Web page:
This slippery fish of a docu-essay, packed to the gills with stimulating archive footage, is at once fun and deadly serious. It uses the 1960s films and TV shows of Alfred Hitchcock as a starting point to explore the relationship between the Cold War and the big and small screens, between reality and fear, especially relating to American identity in the 1960s but with some nods to the present. The theme of doubles runs throughout: we meet a current Hitch lookalike and watch as Khrushchev squares up to Nixon. There’s also humour, not least in the chauvinist coffee ads which Grimonperez quotes, which helps to soften the rapid blow of ideas, some of which are clearer on a first viewing than others.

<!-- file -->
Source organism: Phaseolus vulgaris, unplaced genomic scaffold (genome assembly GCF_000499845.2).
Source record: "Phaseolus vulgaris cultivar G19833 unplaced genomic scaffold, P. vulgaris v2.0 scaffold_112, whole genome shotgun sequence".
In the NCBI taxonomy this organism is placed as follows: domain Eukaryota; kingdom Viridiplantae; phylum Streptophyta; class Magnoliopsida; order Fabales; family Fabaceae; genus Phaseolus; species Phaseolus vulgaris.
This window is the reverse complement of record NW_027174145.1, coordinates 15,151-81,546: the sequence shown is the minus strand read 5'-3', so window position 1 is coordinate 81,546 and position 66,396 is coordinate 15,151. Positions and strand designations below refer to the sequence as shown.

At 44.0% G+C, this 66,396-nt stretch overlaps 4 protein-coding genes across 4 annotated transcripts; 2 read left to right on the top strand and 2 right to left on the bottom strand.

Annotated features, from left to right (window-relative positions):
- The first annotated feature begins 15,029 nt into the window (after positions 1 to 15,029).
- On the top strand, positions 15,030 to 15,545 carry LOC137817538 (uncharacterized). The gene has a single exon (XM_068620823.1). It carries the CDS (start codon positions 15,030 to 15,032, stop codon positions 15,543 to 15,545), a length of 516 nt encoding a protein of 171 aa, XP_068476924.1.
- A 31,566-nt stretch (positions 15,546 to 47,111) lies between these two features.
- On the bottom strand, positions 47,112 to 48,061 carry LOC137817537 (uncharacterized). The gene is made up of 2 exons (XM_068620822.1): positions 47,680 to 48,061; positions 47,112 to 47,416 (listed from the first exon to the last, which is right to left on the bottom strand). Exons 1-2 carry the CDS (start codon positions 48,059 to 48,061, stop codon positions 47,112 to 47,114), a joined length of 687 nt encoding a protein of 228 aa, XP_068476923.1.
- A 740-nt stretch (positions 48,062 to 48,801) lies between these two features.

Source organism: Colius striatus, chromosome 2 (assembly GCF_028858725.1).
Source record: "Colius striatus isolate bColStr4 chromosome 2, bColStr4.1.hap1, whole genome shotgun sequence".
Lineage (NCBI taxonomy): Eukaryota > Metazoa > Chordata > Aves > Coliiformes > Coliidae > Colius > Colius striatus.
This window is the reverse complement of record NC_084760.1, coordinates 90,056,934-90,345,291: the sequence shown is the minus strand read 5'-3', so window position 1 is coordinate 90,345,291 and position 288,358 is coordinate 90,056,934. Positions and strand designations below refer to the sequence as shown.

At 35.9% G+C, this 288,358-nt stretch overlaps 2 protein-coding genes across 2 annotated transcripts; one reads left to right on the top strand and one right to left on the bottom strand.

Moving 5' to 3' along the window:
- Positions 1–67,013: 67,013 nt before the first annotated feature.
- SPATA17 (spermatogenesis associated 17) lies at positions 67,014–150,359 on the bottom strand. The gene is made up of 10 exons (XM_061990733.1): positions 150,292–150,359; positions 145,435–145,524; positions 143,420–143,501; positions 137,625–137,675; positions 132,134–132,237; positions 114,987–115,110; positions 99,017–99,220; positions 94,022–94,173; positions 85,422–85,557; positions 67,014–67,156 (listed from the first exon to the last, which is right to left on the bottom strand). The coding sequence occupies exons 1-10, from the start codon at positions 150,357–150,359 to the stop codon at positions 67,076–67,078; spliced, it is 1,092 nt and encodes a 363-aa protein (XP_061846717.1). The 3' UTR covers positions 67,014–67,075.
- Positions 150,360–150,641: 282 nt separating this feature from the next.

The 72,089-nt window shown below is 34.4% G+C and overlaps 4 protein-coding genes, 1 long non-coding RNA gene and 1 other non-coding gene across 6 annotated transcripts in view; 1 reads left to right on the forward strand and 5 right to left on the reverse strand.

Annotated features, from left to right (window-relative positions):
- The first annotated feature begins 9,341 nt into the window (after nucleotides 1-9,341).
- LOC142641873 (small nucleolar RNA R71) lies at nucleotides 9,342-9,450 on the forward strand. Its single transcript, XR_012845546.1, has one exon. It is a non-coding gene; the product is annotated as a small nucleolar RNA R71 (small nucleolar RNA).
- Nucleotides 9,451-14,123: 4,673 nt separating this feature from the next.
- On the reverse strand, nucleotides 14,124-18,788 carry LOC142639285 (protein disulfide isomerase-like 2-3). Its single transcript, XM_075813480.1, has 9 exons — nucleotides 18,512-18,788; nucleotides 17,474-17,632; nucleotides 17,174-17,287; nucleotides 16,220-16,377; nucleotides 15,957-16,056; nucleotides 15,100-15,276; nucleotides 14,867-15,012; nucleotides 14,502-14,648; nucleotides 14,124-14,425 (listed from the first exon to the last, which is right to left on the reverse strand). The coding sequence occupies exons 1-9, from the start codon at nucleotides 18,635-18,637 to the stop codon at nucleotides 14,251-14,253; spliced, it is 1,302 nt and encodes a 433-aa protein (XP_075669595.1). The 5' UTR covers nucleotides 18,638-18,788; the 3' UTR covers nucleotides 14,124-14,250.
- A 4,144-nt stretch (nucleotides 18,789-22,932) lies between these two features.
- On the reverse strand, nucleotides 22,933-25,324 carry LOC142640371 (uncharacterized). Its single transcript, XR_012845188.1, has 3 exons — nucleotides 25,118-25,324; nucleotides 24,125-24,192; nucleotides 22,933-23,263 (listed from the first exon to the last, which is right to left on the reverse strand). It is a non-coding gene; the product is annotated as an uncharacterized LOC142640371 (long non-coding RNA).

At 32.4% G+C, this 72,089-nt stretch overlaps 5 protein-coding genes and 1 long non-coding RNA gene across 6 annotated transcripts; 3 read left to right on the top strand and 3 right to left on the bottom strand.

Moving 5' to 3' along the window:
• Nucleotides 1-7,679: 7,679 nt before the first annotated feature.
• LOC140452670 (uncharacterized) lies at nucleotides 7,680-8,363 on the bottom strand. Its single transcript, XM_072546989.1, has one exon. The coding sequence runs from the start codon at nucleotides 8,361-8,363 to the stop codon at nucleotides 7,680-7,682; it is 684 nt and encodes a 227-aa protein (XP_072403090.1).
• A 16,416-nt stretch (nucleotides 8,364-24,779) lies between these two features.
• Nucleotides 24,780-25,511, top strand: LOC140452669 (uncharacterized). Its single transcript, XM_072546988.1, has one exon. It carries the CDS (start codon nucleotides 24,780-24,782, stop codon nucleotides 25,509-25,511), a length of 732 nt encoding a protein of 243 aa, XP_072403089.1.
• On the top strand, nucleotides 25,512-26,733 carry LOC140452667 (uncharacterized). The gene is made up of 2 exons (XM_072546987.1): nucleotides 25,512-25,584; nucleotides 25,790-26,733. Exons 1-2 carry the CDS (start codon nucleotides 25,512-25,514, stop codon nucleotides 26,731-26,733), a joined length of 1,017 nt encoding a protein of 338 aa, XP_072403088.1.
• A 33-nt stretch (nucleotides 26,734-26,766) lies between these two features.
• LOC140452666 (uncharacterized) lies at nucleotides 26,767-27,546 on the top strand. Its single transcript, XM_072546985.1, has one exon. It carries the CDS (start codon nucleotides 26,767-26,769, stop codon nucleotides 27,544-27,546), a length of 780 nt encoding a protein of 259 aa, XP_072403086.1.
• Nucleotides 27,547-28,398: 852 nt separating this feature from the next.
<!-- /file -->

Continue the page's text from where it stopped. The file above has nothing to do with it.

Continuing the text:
Friday April 2 2010
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